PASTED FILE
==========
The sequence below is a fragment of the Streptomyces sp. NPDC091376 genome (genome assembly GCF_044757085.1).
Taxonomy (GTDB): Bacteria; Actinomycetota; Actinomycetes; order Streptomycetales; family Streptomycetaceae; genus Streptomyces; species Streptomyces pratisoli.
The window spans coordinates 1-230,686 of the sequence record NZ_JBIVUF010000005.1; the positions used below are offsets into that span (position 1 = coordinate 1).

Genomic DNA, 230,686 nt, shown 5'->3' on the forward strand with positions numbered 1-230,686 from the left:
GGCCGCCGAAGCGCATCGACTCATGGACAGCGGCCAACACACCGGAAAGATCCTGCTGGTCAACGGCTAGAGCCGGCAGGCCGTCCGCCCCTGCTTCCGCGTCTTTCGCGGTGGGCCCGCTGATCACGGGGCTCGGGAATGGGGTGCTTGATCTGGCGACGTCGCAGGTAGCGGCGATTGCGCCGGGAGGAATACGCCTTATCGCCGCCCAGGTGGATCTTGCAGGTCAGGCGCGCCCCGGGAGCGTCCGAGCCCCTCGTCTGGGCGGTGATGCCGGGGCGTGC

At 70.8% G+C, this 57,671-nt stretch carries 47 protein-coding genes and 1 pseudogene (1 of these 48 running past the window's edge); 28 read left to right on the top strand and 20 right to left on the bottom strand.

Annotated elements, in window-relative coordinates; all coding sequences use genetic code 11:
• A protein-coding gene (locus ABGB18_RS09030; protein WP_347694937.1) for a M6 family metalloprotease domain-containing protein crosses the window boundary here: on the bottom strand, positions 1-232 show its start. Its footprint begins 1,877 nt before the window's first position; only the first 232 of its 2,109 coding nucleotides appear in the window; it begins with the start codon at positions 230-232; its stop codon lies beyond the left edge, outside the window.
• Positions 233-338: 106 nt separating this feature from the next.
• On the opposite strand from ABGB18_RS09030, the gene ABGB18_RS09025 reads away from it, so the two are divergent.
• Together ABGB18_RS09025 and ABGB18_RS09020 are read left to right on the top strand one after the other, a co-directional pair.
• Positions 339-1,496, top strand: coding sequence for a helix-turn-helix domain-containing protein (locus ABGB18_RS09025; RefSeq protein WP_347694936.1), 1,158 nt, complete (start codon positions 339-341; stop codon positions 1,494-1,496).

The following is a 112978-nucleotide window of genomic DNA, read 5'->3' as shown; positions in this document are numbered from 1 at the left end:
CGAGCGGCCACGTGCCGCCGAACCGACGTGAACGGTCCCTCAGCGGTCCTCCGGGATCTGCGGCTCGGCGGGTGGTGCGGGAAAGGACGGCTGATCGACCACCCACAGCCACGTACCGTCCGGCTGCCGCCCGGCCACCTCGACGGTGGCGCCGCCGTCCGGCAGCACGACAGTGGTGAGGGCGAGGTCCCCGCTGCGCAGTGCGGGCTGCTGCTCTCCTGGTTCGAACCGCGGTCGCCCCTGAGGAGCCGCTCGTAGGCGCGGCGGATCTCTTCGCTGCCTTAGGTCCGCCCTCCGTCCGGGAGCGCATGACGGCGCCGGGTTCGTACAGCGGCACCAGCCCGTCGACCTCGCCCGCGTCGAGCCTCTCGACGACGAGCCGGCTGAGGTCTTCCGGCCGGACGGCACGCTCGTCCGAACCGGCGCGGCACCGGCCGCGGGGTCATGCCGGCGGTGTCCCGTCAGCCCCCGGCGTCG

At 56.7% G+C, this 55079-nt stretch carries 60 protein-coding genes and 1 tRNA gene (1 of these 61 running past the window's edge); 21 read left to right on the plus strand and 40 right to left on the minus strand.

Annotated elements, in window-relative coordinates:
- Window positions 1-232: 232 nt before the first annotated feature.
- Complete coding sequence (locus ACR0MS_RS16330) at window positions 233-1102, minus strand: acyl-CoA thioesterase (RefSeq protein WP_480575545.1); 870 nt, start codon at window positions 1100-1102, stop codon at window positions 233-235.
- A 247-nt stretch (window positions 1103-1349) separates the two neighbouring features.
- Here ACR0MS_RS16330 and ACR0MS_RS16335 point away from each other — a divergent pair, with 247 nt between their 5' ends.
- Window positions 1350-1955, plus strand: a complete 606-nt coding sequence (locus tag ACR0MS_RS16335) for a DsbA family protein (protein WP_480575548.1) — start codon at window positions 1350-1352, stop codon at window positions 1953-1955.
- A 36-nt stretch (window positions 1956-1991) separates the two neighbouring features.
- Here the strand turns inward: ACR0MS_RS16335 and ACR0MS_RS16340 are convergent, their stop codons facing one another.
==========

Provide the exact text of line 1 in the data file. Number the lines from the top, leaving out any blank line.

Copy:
The sequence below is a fragment of the Streptomyces sp. NPDC091376 genome (genome assembly GCF_044757085.1).